which, in turn, may be cut into smaller members, the text may have cut
from it a part, such as the exordium, which, in turn, may be divided into
subsections and then into topics with their own special places. As the
anatomical cut divides textuality, the writer qua anatomist initiates a
dialectical movement between knowing the parts and knowing the
whole. Synecdochic logic, therefore, holds out the promise of absolute
textual mastery, occurring when the dialectic reaches a synthesis: a

596 Disfiguring the Body of Knowledge

complete knowledge of parts means a complete knowledge of the whole
and vice versa.
By associating The Anatomy with other anatomies, Burton critics
wittingly or unwittingly identify it as a body of knowledge. Rosalie Colie,
one of Burton’s most sensitive readers, assumes as much: “Burton was
bound by his material and his method to a more complicated effort, to
articulate, as anatomy does, the disparate parts into a fitting whole.”27
Though accurately depicting the anatomical cut, she nevertheless fails
to describe Burton’s cut. Under the misnomer of anatomy, Burton’s
cutting does not yield a body of knowledge, the merger of parts into a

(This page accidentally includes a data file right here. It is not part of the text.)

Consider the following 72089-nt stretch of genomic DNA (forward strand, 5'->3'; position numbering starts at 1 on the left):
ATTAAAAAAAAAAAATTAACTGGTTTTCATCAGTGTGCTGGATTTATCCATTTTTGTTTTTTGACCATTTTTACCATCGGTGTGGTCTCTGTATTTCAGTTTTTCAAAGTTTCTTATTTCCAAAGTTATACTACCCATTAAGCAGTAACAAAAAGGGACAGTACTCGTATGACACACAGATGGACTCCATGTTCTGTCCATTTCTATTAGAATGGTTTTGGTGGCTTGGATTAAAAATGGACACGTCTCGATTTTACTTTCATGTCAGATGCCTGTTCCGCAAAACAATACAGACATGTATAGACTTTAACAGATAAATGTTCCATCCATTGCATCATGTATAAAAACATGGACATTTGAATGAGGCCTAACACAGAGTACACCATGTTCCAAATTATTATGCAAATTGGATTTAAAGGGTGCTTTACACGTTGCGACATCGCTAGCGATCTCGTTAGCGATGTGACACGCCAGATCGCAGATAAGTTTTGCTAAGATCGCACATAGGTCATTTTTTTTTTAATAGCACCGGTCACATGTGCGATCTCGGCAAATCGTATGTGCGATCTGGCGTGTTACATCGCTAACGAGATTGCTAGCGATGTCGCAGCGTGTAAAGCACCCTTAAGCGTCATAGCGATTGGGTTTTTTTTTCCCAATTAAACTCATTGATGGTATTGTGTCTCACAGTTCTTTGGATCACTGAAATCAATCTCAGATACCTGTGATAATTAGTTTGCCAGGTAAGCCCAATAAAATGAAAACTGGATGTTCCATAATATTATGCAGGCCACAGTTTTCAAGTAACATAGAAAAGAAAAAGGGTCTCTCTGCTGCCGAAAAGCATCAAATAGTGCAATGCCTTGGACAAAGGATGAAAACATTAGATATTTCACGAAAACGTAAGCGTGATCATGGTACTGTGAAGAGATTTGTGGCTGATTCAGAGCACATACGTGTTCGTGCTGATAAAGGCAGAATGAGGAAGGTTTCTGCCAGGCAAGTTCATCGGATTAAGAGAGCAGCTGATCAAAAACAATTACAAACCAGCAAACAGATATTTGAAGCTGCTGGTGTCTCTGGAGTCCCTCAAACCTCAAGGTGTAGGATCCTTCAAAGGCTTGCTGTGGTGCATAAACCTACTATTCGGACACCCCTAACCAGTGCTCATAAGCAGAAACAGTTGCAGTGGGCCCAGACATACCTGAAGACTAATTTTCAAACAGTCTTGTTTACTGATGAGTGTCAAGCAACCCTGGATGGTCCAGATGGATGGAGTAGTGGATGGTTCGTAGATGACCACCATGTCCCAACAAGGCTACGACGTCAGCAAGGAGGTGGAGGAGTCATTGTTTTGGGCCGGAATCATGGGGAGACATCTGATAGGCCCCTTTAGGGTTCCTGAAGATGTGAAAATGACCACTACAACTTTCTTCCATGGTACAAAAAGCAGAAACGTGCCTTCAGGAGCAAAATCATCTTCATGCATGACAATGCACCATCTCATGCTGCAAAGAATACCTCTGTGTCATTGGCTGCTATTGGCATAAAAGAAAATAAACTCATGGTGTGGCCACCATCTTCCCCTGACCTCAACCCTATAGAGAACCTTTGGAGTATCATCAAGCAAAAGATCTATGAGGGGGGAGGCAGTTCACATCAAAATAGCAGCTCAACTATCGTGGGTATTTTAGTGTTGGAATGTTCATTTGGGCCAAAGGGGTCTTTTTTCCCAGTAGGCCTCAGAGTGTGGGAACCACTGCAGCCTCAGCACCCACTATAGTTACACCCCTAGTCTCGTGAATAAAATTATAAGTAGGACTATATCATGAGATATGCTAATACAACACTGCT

whole, but conducts a delirious disfiguring. In the preface “Democritus
Junior to the Reader,” Burton provides an allegory for his self-arrogated
pseudonym and for his disfiguring cut (1:5–6), when first summarizing
Hippocrates’s visit to the laughing philosopher.28 Hippocrates finds
Democritus writing a book on melancholy while dissecting the carcasses
of beasts. Just as Democritus, cloistered in his garden, labors to discover
the seat of melancholy through anatomization, so Democritus Jr.,
enclosed in his library, approaches books as though they were carcasses
concealing the topos (or sedes) of melancholy. Nonetheless, Burton’s
allegory of self-fashioning signifies that Democritus is doubly haunted
by the fragment: the book on melancholy, now lost, remains at the time